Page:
7.3/10
8,189
39 user 43 critic

The Black Balloon (2008)

PG-13 | | Drama, Romance | 6 March 2008 (Australia)
Trailer
2:06 | Trailer
All Thomas wants is a normal adolescence but his autistic brother, Charlie, thwarts his every opportunity. Will Thomas, with the help of his girlfriend, Jackie, accept his brother?

Director:

Elissa Down

Writers:

Elissa Down, Jimmy Jack (as Jimmy The Exploder)
18 wins & 24 nominations. See more awards »

Videos

Photos

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Cast

Cast overview, first billed only:
Rhys Wakefield ... Thomas Mollison
Luke Ford ... Charlie Mollison
Toni Collette ... Maggie Mollison
Erik Thomson ... Simon Mollison
Gemma Ward ... Jackie Masters
Sarah Woods ... Woman Next Door
Sam Fraser ... Kid Next Door
Makirum Fahey-Leigh Makirum Fahey-Leigh ... Mate of Kid Next Door
Oliver Brookes Oliver Brookes ... Other Mate of Kid Next Door
Jan Ringrose Jan Ringrose ... Neighbour
Bradley Orford Bradley Orford ... Neighbour
Zelie Bullen Zelie Bullen ... Mother in Van
Anthony Phelan ... Mr. Masters
Deborah Piper Deborah Piper ... Janet - Social Worker
Henry Nixon ... Trevor - Social Worker
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Storyline

Thomas is turning 16. His Dad is in the army and they've just moved to a town in New South Wales; his mum is pregnant; his older brother, Charlie, who's autistic, has his own adolescent sexual issues. Thomas finds Charlie an embarrassment in public, so when Thomas is attracted to Jackie, a girl in his swim class, Charlie presents any number of obstacles when she drops by their house, when the three of them go for a walk, and during a family birthday dinner. Can Thomas find a way to enter the world of teen romance and still be his brother's keeper, or is Charlie's disability going to prove more than Thomas can handle? Written by <jhailey@hotmail.com>

Plot Summary | Add Synopsis

Taglines:

From the producer of "Strictly Ballroom." See more »

Genres:

Drama | Romance

Motion Picture Rating (MPAA)

Rated PG-13 for some sexual content, a scene of violence, and brief strong language | See all certifications »

Parents Guide:

View content advisory »
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Details

Country:

Australia | UK

Language:

English

Release Date:

6 March 2008 (Australia) See more »

Also Known As:

A fekete léggömb See more »

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Box Office

Budget:

AUD 5,000,000 (estimated)

Opening Weekend:

$94,347 (Australia), 20 April 2008, Limited Release

Opening Weekend USA:

$10,342, 7 December 2008, Limited Release

Gross USA:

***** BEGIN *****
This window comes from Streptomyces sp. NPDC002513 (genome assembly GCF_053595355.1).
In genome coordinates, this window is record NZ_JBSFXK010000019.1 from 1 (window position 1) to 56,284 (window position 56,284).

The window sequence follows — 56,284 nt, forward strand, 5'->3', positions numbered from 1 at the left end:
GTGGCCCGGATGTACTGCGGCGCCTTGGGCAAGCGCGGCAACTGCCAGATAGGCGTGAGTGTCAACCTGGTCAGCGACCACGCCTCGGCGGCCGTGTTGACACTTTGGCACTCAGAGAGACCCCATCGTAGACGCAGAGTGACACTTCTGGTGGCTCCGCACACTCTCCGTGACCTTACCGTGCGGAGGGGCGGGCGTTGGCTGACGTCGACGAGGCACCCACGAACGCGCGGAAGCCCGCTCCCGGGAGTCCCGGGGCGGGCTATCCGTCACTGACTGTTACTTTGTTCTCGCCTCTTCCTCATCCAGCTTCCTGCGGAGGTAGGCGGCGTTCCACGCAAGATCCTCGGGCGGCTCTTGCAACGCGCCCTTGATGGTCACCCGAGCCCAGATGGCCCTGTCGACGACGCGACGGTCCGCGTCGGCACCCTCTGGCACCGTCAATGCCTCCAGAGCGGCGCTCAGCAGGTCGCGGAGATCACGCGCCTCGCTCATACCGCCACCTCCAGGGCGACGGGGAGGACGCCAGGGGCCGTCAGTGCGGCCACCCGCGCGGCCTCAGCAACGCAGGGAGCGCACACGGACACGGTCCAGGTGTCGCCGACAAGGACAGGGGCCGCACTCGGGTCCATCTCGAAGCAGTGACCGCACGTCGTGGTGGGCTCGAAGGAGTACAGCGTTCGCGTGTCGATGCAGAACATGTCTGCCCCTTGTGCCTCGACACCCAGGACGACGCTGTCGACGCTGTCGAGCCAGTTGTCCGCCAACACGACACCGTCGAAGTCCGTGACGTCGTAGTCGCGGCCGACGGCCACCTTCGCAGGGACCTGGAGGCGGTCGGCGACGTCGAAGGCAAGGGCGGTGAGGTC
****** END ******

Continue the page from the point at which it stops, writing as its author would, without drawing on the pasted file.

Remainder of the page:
$87,944, 27 April 2009

Cumulative Worldwide Gross:

$2,136,663, 31 December 2008
See more on IMDbPro »

Company Credits

Show more on IMDbPro »

Technical Specs

Runtime:

Sound Mix:

Dolby Digital

Color:

Color

Aspect Ratio:

2.35 : 1
See full technical specs »
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Did You Know?

Trivia

To decide on props and set dressing, production designer Nicholas McCallum (as Nick McCallum) visited the family of director/co-writer Elissa Down, which was the basis for the family in the film. Down has said that McCallum authentically captured how her family were "pack rats," replicating the clutter she grew up with and which still marked her parents' home years later when the film was made. See more »

Quotes

Thomas Mollison: Dad, do you ever wish Charlie was normal?
Simon Mollison: All I know is he's my own, and you're weak as piss if you don't look after your own.
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Crazy Credits

In the same typeface, style and layout as all the credits that come before it (like, for instance "Costume Designer" on one line with "Claire Granville" just below it), the last credit in the opening sequence has "Title" on one line with "The Black Balloon" just below it. See more »

Connections

Features Blinky Bill: The Mischievous Koala (1992) See more »

Soundtracks

When We Get There (Beautiful Days)
Written by Michael Yezerski and Josh Pyke
Performed by Josh Pyke
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Frequently Asked Questions

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User Reviews

 
A brilliant debut
5 March 2008 | by deax40See all my reviews

Elissa Down has used her personal experience of growing up with two autistic brothers, one of whom she describes as a "Rainman" character, and the other the inspiration for Charlie, the autistic and ADHD-afflicted brother of Thomas. The story is touching, sometimes side-splittingly funny, sometimes tragically upsetting, but ultimately uplifting. There isn't a weak performance, and as usual Toni Collette gives a believable portrayal of a mother whose strength holds her family together. Luke Ford is amazing as Charlie, reminiscent of Leonardo Di Caprio in "What's Eating Gilbert Grape?" It's good to see an Australian film that tackles such a difficult subject, and does so brilliantly.


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